The Body of Benchers may need to review its rules on who to admit as a barrister

The controversy involving a female Law graduate, Ms Amasa Firdaus, who was recently denied a call to the Nigerian Bar for wearing a black Hijab, an apparel worn by Muslim women as a symbol of modesty and privacy, has raised several pertinent questions. While some people have been making incendiary comments on the issue, what is being ignored is that the Nigerian Law School has long adopted a dress code that the authorities believe students must comply with to graduate. These are set prerequisites which every student is aware of at the time of admission into the institution.

Since the student in question refused to take off her Hijab for a standard ceremony for which she knew the rules ahead of time, despite entreaties from the authorities, we believe the school is within its rights to insist on enforcement of its rules. Allowing one person to dictate standards and amend the rules of engagement to suit personal convenience or make a political point should not be allowed by any self- respecting society. We enjoin those dissatisfied with the decision to seek redress in the court rather than inflame passion on an issue as sensitive as religion.

However, there are substantive issues that we must also address. Section 4, subsection 1 of the Legal Practitioners’ Act (LPA), which empowers “the Body of Benchers” as the organ responsible for the formal call to the bar of persons seeking to become legal practitioners in Nigeria, provides that “Subject to the provisions of this section, a person shall be entitled to be called to the Bar If, (a) he is a citizen of Nigeria; and (b) he produces a qualifying certificate to the Benchers; and (c) he satisfies the Benchers that he is of good character”. On the specific matter of dress code, Section 16, subsection three states that “Every student proposed and approved for call to the Bar shall, on any Call Night, be dressed in his Bibs and Barrister’s gown but shall not place his wig on his head until he has been called to the Bar by the Chairman”.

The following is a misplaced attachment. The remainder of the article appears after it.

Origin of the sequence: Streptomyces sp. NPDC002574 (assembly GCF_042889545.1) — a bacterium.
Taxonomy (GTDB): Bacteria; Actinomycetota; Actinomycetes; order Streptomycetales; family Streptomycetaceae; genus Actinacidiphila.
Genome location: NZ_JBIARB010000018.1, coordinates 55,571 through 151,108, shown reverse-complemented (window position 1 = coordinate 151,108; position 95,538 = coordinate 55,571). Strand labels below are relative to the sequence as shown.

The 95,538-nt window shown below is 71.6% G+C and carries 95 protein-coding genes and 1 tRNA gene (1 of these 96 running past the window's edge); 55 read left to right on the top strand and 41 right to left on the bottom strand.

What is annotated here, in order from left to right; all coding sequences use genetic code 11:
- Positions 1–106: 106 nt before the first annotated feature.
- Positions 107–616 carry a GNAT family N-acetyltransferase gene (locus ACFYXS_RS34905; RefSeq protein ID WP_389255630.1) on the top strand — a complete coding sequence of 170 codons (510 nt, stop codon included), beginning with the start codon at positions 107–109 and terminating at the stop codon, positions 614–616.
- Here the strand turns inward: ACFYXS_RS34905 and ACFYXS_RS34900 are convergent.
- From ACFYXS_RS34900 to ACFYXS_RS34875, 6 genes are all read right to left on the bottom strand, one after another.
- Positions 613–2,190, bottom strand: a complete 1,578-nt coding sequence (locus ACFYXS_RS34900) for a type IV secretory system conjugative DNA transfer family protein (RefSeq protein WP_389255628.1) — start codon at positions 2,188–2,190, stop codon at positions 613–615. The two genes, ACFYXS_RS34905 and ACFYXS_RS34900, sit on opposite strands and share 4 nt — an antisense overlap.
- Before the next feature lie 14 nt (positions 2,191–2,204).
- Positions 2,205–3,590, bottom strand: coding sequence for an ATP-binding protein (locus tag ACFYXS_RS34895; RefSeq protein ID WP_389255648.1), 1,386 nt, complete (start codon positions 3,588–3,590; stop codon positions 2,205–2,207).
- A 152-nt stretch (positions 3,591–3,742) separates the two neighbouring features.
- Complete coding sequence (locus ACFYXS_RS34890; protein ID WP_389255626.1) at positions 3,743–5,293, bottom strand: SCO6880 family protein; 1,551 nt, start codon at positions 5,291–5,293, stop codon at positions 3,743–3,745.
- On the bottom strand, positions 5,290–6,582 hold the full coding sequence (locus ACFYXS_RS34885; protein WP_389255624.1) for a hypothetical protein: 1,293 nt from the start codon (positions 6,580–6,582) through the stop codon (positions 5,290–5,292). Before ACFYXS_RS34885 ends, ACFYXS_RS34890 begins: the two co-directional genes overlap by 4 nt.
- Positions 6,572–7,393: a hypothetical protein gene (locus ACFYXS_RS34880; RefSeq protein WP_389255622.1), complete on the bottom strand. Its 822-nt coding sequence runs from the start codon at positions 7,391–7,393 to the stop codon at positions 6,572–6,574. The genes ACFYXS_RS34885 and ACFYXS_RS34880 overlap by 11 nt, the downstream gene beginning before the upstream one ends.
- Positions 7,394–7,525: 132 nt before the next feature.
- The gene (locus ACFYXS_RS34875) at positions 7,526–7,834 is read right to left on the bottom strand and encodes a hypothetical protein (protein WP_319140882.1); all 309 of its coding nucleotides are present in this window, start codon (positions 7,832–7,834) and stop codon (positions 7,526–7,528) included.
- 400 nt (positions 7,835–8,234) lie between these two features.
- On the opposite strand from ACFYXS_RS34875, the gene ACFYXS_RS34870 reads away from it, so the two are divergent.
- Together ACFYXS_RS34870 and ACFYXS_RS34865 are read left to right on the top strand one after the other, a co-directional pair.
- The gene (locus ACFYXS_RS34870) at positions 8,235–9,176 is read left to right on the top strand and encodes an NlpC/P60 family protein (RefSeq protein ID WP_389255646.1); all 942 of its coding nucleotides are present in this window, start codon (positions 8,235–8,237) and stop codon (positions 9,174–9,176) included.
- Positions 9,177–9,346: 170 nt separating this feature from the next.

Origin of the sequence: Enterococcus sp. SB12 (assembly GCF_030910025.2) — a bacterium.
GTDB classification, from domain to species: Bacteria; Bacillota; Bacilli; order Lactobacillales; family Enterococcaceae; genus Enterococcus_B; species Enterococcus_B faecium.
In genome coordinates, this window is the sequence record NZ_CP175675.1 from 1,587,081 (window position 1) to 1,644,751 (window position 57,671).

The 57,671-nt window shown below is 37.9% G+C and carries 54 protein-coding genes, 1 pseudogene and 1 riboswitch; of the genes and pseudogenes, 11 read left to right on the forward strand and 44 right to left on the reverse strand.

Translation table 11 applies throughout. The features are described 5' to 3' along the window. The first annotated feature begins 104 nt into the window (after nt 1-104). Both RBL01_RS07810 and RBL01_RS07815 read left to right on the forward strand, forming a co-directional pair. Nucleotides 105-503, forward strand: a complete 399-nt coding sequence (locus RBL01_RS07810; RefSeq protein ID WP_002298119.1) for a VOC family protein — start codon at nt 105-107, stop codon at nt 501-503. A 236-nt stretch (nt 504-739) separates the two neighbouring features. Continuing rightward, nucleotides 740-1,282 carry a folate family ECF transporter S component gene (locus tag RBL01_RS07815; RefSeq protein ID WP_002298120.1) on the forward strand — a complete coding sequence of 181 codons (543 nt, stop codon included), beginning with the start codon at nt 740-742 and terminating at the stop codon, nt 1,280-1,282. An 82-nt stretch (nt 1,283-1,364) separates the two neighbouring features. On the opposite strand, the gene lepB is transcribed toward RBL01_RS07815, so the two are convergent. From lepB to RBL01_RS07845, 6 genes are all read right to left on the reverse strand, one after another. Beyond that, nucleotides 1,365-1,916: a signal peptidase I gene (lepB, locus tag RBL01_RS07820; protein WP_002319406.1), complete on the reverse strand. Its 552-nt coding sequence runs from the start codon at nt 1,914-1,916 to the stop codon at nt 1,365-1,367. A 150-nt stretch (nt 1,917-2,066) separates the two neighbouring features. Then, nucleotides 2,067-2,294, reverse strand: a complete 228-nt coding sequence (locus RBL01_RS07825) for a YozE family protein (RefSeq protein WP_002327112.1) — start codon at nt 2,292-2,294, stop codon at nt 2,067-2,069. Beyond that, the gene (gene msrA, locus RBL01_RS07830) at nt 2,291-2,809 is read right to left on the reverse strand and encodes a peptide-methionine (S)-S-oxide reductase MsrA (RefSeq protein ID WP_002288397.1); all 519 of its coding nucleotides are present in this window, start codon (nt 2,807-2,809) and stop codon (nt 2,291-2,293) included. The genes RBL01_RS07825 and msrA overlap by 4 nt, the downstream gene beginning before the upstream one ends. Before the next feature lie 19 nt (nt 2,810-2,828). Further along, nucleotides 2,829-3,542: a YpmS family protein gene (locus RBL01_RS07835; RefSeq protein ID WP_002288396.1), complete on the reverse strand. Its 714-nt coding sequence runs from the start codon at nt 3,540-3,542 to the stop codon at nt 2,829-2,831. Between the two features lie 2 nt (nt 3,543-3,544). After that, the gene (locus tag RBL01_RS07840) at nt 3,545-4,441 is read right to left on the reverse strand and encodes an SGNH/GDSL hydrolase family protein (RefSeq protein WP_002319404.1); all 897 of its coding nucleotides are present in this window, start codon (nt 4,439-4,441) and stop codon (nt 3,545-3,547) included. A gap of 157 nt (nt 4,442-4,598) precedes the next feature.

While those who support the wearing of Hijab argue that there is nothing in that provision which forbids a lawyer from wearing the religious apparel, those who oppose argue that to the extent that Hijab is not on the list prescribed, it would be wrong to wear it. But the most plausible argument, in our view, is that which hinges the wearing of Hijab on human rights. And there are several decided cases to back up this argument. For instance, in the case of Abdulkareem v. LASG (2016), the Court of Appeal held that “The use of hijab by female Muslims constitutes an act of worship, hence the refusal to allow the appellants to wear it on their school uniform, is a clear infraction of their constitutionally guaranteed right”.

By the reasoning of the court, no citizen should be denied the enforcement of their rights as enshrined in Section 38 (1) of the 1999 Constitution of the Federal Republic of Nigeria (as amended) which provides as follows: “Every person shall be entitled to freedom of thought, conscience and religion, including freedom to change his religion or belief, and freedom (either alone or in community with others, and in public or private) to manifest and propagate his religion or belief in worship, teaching, practice and observance.”

What the foregoing says very clearly is that the Body of Benchers may have to review its rules to allow those who choose to wear Hijab at their call to bar ceremony to do so because it is within their rights to wear it. But aside the legal argument, the best approach to managing diversity, especially in a plural society such as ours, is to respect all peoples and their cultural/religious rights and identities.

  • Citadel

    Dear Members of Thisday Editorial Board

    May I take the liberty to complement your objection assessment and reckoning of this
    delicate and sensitive issue. I like to say that, when I initially learnt of the incident, I was bemused, felt pity for the Learning Counsel and was deeply troubled and feared that that singular Act by the Body of Benchers would to a large extent undermine the core values of the Legal Profession.